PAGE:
If surcharge not meant for FPIs, a clarification should be given: Dinesh Kanabar

Nobody thought through that investment coming into India is partly in company form and partly from trusts .

Maybe more than two-thirds of that money is in company form and there are no issues with it. It is only when it has come in as a trust, and that is about one-third of the money, that it faces the higher surcharge issue, says Dinesh Kanabar, CEO, Dhruva Advisors. Excerpts from interview with ETNOW.

Could you just tell us what does the higher surcharge on the income tax mean for FPIs?
The point is that if you are assessed for tax either in individual or as an AOP (association of persons) or a body of individuals (BOI), then if your income exceeds Rs 5 crore, it will fall under this threshold. I do not think when the government imposed this surcharge, they thought through it. Surcharge was supposed to be applicable only to individuals and was not supposed to apply to partnerships, companies, etc. It is simply that this a category between trusts and the AOPs and BOIs. Nobody thought through to say that the FDI investment which is coming into India is partly in the company form and partly in the trust form.

My own assessment is that maybe more than two-thirds of that money is in company form and wherever it is in a company form, there are no issues with it. It is only when it has come in as a trust, that the issue start to arise and that is about one-third of the money. It is in the fitness of things that if indeed this was not intended, this was supposed to be meant for resident individuals -- taxing the super rich is how the finance minister mentions it in her speech -- probably a clarification is needed that AOP and BOIs and trusts which are not resident of India will not be taxed so. That will put the entire controversy to rest.


Could some of these AOPs which were operating as trusts or these AOPs convert into company over a period of time?
You cannot convert an AOP into a company or a trust into a company. What you can do is to move the portfolio out from the trust to the company and when you move that portfolio out, that itself has tax implications.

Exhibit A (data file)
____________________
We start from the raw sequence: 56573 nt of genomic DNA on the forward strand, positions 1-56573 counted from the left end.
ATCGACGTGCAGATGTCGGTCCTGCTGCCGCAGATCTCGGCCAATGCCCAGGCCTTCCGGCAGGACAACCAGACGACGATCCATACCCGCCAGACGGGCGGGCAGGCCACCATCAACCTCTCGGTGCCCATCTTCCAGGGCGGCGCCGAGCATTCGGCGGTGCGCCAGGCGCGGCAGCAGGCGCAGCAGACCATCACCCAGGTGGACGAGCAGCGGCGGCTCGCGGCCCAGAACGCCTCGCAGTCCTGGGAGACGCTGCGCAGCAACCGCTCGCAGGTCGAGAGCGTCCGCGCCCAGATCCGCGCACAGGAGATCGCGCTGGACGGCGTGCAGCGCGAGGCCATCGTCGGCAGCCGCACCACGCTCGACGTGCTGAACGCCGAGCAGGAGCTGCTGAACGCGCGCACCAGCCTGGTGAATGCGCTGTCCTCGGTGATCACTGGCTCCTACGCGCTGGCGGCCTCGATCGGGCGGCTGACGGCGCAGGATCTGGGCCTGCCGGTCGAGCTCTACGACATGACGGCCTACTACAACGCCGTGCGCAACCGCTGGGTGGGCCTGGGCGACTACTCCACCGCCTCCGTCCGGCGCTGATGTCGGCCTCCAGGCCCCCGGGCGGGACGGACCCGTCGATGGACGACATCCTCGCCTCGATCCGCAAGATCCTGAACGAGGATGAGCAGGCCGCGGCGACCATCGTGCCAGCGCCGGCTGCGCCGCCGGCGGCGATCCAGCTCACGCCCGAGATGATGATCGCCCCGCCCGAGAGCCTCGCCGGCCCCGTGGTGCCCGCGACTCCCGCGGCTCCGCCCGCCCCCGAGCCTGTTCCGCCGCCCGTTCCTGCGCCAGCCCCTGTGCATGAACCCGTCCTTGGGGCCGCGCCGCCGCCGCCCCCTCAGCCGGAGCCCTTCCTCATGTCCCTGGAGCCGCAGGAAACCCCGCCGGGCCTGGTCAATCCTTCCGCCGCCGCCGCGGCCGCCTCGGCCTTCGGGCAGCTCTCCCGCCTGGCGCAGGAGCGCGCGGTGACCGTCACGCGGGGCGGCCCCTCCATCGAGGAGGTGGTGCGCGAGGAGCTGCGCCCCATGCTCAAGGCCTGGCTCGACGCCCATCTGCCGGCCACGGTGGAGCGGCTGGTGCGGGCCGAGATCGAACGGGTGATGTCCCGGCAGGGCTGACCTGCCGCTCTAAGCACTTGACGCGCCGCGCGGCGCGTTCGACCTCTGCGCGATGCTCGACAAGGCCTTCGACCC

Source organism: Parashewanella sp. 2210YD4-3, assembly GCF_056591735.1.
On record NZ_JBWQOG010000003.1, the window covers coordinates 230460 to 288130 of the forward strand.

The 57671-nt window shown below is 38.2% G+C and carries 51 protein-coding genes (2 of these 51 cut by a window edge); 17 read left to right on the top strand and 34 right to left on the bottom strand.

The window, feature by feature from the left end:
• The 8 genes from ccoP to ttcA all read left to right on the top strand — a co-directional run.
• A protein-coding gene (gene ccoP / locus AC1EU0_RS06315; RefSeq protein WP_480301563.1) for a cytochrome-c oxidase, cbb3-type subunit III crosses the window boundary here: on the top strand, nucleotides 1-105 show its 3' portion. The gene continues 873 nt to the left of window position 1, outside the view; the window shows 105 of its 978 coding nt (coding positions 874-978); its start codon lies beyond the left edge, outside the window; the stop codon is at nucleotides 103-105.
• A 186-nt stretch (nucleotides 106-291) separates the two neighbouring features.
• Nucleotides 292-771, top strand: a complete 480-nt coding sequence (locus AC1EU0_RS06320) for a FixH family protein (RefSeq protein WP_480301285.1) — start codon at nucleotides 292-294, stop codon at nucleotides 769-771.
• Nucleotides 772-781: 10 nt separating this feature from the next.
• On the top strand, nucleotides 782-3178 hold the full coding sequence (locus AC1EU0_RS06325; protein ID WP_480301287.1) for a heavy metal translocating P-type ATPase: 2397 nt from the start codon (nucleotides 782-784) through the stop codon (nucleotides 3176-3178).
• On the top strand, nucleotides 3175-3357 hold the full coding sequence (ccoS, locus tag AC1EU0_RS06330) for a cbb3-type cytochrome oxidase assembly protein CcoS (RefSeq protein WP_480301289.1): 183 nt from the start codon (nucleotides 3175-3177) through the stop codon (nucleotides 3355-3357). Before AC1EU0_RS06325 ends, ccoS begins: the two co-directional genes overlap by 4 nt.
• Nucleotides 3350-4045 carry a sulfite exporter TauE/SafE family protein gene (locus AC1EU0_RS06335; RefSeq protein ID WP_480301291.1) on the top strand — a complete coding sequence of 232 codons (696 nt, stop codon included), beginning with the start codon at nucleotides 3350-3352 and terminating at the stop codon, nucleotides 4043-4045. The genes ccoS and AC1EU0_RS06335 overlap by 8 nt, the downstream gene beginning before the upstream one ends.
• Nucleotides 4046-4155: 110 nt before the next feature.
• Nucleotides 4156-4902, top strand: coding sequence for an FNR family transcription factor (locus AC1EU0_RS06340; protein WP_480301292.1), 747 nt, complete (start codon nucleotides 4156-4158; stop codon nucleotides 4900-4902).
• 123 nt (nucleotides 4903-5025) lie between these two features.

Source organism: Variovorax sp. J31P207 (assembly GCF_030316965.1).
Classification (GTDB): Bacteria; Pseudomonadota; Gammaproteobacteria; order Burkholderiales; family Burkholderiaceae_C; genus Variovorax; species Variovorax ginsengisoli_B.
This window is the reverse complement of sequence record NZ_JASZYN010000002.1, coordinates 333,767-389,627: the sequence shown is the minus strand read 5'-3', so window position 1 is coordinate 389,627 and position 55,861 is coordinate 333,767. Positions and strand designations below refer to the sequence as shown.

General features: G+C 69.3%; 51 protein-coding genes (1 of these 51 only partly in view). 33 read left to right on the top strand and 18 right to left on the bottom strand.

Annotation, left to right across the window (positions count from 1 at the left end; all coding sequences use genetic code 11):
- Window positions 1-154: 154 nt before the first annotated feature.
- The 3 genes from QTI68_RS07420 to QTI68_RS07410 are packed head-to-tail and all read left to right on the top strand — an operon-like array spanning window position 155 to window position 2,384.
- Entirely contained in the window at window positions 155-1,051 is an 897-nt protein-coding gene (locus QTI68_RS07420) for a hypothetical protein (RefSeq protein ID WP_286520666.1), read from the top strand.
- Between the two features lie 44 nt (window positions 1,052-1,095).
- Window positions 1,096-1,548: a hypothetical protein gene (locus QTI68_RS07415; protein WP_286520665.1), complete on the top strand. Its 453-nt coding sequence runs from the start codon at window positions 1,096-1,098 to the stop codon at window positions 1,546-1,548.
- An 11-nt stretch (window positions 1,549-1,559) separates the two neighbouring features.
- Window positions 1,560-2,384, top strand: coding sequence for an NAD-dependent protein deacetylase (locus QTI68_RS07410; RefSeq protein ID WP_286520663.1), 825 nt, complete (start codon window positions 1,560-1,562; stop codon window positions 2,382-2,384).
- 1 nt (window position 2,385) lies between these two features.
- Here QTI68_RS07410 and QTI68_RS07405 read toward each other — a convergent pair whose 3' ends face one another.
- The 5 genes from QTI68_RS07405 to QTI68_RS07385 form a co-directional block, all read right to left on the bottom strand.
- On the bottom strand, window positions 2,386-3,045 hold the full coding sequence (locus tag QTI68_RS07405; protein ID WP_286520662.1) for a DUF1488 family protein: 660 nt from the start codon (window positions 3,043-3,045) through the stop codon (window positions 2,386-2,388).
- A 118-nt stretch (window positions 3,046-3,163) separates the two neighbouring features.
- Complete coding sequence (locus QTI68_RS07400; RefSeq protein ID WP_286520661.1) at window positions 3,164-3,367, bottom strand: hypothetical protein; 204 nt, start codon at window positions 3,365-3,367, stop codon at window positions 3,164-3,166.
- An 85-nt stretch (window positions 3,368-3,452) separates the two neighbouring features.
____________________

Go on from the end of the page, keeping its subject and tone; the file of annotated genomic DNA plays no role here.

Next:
Again there is a huge controversy and I do not want to get too technical but it concerns what is the residential status of the trust. Is the trust to be taxed as an individual, are the beneficiaries to be taxed, etc, etc. But the position of the government always has been that in the case of a trust, it is an AOP and therefore an AOP gets taxed at that rate.

But again going back to your question, it is not possible to change the form without there being a tax implication but the question which begs to be answered is do you really want everybody to start undertaking exercises on how to move portfolio out from a trust to a company or would you simply clarify which is this is not what we intended, this is meant only for individuals and not for AOPs and foreign trust and whatever else.

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If no clarification comes and it is deemed that it is for AOPs as well, do you think it will dampen the FIIs sentiment? They were already paying 36-37% which now gets increased to 41-42%?
By law the income which they make is capital gains. There is a specific provision which deems the income which they make to be capital gains. They were not paying 35% tax though it was either long term or short term gain. When they were making those gains, they will pay capital gains tax. If they now go to this particular rate, they would not pay 43% but capital gains tax quantum will go up. Until now they were paying 20% capital gains tax with a surcharge of 15%. Now it is 20% of the surcharge of 37%, so virtually 28% as opposed to 22% or 23% which they were paying so far.
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